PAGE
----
Eunice Deladem Ohenewaa
NTU is a beautiful community full of amazing people who are supportive. [You] should enjoy every second as I have and contribute to building a beautiful environment for future generations.
More about Eunice Deladem Ohenewaa
Tell us a bit about yourself? Why did you choose to study at Nottingham Trent University?
Before NTU and the commonwealth Shared Scholarship, I was an LLB graduate from KNUST waiting to write entrance exams for my professional law degree at the Ghana school of law. However, I have always believed in taking chances and developing myself. Hence, instead of staying home for another year, I decided to look for opportunities to develop myself. This desire took to me to several events and at one of the British Council ‘Study UK’ fairs I met an NTU graduate who was also a commonwealth shared scholar. We discussed NTU and she encouraged me to apply for an LLM and commonwealth scholarship. I started researching about health Law LLM in UK and the NTU Program caught my attention. The module contents were in line with my undergraduate Medical Law and Ethics programme and I felt it was exactly what I needed. Equally, I saw that NTU had employability programmes and other engaging activities that could help me develop my professional skills. I particularly looked forward to the International Humanitarian Law Module and the ability to take part in the Geneva summer school program. I also realised I would have the opportunity to meet one of the authors of a book I had used for my thesis during my undergraduate studies and learn from him.
Tell us about your course. What is the best bit? Would you recommend your course to other students?
I would gladly recommend LLM Health Law and Ethics to any student who wants to understand how law and ethics play a role in health care development. The modules I have studied have given me an understanding on how to set up legal and other policy frameworks that allow goals to be set towards universal health coverage. I have come to appreciate how the strengthening of institutions and assignment of responsibilities for both state and non-state actors can create access to health. Equally, the program has given me some useful ideas I can implement as part of my commonwealth development agenda, which is access, inclusion and opportunity. I hope to complete a dissertation on patient safety in penal institutions and follow it up with a project in the prison services as a way of giving back to my country Ghana.
The best bit about my program is that, although the Covid-19 pandemic moved lectures online, seminars were interactive and very engaging. The lecturers and academic staff are supportive. My personal tutor gave a personal touch to my academic journey and I have totally enjoyed every support from the pastoral team as well. During the lockdown, I had some interesting activities online to keep me engaged and I must say it has been an amazing journey so far.
What are you plans for the future? And how has this course helped you with these?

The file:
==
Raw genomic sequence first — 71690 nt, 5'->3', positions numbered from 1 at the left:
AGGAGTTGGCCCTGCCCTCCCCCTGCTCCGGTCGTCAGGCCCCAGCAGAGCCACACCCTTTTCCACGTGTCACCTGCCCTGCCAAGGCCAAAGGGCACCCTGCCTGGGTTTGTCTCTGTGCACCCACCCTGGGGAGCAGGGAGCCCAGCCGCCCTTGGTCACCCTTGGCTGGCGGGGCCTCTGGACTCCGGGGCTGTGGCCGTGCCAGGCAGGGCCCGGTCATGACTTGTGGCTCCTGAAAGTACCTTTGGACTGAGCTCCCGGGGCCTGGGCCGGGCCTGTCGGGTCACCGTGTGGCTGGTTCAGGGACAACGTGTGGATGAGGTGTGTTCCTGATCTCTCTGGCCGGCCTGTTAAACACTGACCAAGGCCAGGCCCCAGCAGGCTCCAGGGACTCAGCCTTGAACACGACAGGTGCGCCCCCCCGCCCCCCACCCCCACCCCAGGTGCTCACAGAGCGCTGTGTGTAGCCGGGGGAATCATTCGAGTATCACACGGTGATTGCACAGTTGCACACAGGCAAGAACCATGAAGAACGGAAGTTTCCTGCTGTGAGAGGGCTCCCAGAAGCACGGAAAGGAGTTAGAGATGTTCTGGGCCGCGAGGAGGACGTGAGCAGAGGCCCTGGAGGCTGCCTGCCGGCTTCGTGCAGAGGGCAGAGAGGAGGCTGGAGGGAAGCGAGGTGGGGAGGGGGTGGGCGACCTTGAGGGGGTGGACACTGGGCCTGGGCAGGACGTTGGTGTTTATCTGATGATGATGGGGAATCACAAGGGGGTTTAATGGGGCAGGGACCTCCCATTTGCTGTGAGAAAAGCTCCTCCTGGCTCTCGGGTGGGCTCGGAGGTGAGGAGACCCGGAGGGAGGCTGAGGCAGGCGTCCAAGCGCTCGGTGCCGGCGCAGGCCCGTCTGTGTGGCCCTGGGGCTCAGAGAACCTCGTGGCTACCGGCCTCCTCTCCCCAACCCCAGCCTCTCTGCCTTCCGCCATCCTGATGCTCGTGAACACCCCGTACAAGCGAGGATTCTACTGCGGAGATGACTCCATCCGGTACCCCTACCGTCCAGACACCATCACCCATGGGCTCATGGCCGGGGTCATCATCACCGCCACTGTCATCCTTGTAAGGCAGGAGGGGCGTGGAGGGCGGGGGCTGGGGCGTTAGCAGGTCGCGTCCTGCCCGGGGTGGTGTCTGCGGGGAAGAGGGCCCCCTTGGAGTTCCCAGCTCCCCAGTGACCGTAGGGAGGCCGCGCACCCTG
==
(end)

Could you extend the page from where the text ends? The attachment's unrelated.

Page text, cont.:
My plan is to go back and pursue my professional law degree. I also hope to continue my community health outreach programs and include a drive to have restorative justice programs instituted in the juvenile criminal justice system in Ghana. Undertaking this course has given me an understanding on how to effectively manage my resources and maximise opportunities. I believe I am better equipped to implement my projects and better placed to function effectively in any given role.
Have you learnt anything from your experiences that you would advise future international students?
I have learnt many things at NTU. I managed to win an election as the School officer for postgraduate. Representing NLS postgraduate students at NTSU and on several academic boards helped me build on my confidence and network. I would advise future international students to embrace the experience and take advantage of the numerous academic and non-academic opportunities provided in the school. NTU has too many opportunities to engage every individual. You just have to put yourself out there and take them. NTU is a beautiful community full of amazing people who are supportive. They should enjoy every second as I have and contribute to building a beautiful environment for future generations.
How have you found the support at NTU?
I must admit I found a lot of support at NTU. Aside the support from the University community, the people in the city are friendly and accommodating to international students. It has been an amazing experience I do not mind repeating. The wellbeing team has been exceptional, particularly during the lockdown. I have had amazing phone conversations with a number of people on the team and I am glad I reached out.
How did you feel when you found out you’d been awarded a scholarship? What does this scholarship mean to you?
I do not know how to explain how the nomination letter made me feel. I cried tears of joy because this was an opportunity to achieve one of my aspirations in life.
Frankly, without the scholarship I knew it was going to be difficult to accept my offer and make it to UK. The scholarship gave my confidence a boost and confirmation that I can achieve whatever I set my heart and mind to. It made me appreciate the diligence, dedication and commitment to effective work. It has also placed me in a place of influence for my children and other young girls who have been told countless times they could not achieve their dreams. Although I may not be the first mother to have been awarded this scholarship, for me and the people who look up to me, this represented a victory and inspiration.
Can you describe NTU in three words?
International, opportunity, development